Hurricane Irma Drags Out Some South Florida Real Estate Deals
Lidia Dinkova | September 26, 2017
The sale of a Miami residential property was scheduled to close Sept. 8. The sale of a home in the exclusive Ocean Reef Club in Key Largo was to close Sept. 15. And the sale of Boynton Beach condominiums was to close Sept. 22.
All of the closings were delayed by Hurricane Irma and slow to return to relative normalcy.
After the storm battered South Florida, uprooted trees and cut power across vast areas, it also left some real estate deals pending for longer than planned.
Among the delays for sales in the works long before Irma became a threat, buyers wanted to survey properties again to check for storm damage. In some cases, sellers might be required to make repairs before the deals are sealed. But closed airports and power outages left inspectors unable to travel to the region to survey properties and see what they needed to check.
“Just this morning alone we had two properties we had to extend the due diligence on,” Robert Given, vice chairman of commercial real estate brokerage Cushman & Wakefield in Fort Lauderdale, said days after the hurricane passed. “The main reason is the buyer is bringing in out-of-town inspectors, environmental (and other) … but hotels have not been available, flights have not been available.”
Flood, hazard and wind insurers also stopped issuing new policies once the region was in Irma’s cone to avoid the risk of being on the hook for storm damage, real estate experts said.
“If you can’t get insurance, the lender is not going to lend, and the dominoes start falling, and you can’t close,” said Scott Marcus, shareholder in the real estate department at Becker & Poliakoff in Fort Lauderdale.
These are just some of the roadblocks prolonging real estate deals.
“It can be challenging,” said Matthew Cheezem, JLL managing director in Miami. “Think about it. If I need to coordinate with an inspector, think of how many other inspections they have to go do especially if they have a deadline and a closing date. I might have to coordinate with them. I might have to coordinate with a bank. Those types of things can definitely be a challenge where the turnaround time we are all accustomed to is delayed right now. No question about that.”
Sealing the deal for the Ocean Reef Club home and the Boynton Beach condos was extended by about a week and a half and two weeks, respectively. While insuring the properties wasn’t an issue (both already were insured), getting them inspected after the storm was, said Mark Meland, the Meland Budwick, P.A. partner working on these transactions.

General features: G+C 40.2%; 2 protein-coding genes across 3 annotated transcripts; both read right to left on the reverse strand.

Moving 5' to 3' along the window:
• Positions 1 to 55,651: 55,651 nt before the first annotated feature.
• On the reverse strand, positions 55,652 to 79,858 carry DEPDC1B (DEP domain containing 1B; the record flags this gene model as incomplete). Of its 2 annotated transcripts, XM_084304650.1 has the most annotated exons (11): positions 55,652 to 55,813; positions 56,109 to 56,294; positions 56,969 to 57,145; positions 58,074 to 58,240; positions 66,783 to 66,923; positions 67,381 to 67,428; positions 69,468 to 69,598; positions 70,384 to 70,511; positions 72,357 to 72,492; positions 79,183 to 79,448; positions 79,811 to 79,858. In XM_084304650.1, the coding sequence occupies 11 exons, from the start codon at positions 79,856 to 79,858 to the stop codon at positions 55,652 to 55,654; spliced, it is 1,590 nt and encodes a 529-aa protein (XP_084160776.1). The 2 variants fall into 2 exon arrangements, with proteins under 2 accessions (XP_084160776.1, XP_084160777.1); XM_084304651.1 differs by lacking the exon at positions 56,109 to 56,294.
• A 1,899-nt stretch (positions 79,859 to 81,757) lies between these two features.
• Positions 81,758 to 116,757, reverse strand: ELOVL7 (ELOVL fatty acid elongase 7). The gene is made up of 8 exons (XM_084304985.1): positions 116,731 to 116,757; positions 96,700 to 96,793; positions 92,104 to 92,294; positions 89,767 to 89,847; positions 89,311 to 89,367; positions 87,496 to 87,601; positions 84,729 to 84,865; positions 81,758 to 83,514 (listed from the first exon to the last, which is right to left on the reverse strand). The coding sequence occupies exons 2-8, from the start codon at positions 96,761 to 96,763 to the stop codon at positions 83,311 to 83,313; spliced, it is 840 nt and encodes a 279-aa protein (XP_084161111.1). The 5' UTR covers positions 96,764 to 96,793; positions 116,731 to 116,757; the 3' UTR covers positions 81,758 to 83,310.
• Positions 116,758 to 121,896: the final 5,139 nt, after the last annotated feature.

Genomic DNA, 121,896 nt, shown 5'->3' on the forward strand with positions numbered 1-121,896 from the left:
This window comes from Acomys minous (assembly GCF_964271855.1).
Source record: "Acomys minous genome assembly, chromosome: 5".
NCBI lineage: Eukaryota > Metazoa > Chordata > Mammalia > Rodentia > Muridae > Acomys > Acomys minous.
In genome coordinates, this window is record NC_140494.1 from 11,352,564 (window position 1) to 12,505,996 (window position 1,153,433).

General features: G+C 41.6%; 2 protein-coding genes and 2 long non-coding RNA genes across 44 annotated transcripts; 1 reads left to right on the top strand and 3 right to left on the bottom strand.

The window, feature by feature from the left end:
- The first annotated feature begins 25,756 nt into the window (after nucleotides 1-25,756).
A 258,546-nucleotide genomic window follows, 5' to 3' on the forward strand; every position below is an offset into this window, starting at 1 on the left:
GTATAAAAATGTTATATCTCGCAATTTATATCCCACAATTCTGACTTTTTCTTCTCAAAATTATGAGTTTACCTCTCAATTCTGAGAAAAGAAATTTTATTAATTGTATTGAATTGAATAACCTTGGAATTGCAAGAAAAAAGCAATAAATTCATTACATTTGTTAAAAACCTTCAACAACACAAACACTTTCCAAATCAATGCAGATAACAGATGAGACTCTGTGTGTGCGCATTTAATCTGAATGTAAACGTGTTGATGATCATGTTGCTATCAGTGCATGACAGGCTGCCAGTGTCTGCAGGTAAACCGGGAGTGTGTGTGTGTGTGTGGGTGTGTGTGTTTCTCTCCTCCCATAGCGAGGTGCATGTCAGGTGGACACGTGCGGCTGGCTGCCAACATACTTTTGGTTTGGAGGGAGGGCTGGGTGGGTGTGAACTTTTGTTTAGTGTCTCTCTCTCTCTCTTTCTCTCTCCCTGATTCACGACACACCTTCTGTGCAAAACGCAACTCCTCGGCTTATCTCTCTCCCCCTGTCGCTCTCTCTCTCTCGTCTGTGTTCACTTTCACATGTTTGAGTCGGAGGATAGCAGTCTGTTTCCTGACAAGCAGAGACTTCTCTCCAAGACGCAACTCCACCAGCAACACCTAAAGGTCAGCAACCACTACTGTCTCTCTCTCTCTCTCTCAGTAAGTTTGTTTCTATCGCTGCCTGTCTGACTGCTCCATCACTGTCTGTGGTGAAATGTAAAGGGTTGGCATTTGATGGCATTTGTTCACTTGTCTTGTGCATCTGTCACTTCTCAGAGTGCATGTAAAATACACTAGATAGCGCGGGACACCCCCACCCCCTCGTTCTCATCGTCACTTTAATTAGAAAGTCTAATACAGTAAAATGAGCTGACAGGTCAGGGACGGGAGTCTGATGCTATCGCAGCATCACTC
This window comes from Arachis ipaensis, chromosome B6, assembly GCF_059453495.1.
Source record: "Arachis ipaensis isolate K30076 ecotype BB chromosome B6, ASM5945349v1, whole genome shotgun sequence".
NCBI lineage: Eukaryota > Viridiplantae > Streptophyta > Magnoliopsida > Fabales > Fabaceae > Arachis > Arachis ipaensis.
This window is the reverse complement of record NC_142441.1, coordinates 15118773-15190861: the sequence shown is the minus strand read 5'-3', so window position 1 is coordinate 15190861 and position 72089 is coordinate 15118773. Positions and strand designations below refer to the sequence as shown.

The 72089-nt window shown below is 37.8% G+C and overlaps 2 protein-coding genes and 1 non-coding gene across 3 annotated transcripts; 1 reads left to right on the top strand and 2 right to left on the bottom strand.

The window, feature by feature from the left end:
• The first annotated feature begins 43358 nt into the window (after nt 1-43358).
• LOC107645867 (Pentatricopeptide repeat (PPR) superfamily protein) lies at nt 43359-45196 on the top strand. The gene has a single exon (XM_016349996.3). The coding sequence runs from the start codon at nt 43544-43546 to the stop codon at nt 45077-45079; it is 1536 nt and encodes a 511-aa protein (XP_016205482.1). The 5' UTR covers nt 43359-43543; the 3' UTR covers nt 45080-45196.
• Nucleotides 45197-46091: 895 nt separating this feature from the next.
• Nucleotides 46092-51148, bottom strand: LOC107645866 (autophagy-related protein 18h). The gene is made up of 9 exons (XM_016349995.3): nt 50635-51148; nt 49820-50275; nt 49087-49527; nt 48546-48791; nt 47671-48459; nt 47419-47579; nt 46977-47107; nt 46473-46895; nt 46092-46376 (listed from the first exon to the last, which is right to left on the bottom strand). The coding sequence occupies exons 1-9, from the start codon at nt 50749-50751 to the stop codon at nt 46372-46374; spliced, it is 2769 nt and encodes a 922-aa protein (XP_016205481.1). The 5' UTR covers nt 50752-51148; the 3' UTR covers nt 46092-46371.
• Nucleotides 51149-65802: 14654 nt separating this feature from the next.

“We haven’t been able to do the reinspection because of the power issues. They’ve got to make sure things work still. They’ve got to make sure the refrigerator still works. The only way to check is to have power. The inspection is not only the roof,” he said, referring to the Ocean Reef Club home.
And the Miami closing was extended past the original Sept. 8 closing date.
“That closing has been delayed until the insurance coverage can be found, the lender can get their documents to us and the buyer can do a reinspection of that property,” said Marcus, of Becker & Poliakoff.
The week after Hurricane Irma roared up the Florida peninsula, the Cushman & Wakefield staff worked overtime assessing its properties for damage and speaking with investors.
“We are working early in the morning until late in the evening communicating with investors about the status of both the properties and just the market down here,” Given said.
The company had about 10 near-term sales pending when Irma blew through, he said.
It’s created more work for the JLL team as well, Cheezem said.
“No question,” he said. “It causes stress on almost every situation. … Everyone wants to know, ‘What are we dealing with? What are we coming back to?’ and we, and I would say attorneys, are usually the people coordinating. There’s all kinds of, ‘Hey, we are OK. High five.’ to, ‘Hey, we have water damage. How do we deal with it?’ Some of these are not even impending transactions but existing clients that are already in their space. It’s caused more work for everyone, but we are in the service industry, and we have to respond.”
In talks with investors, Cushman & Wakefield has been gauging interest in South Florida real estate post-Irma, Given said. That appetite still is there.
“Across the board, investor appetite for core assets is very high at the moment,” he said. No buyers have pulled from any of the deals the firm is managing, he added.
Meland said the same is true for his clients, especially because buyers and investors know hurricanes are a known risk.
“The only time I have seen in these situations people walk away is if the property is severely damaged,” he said, speaking broadly and not about deals pending when Hurricane Irma hit. “But that doesn’t mean that person doesn’t want to buy a building across the street that’s not damaged.”
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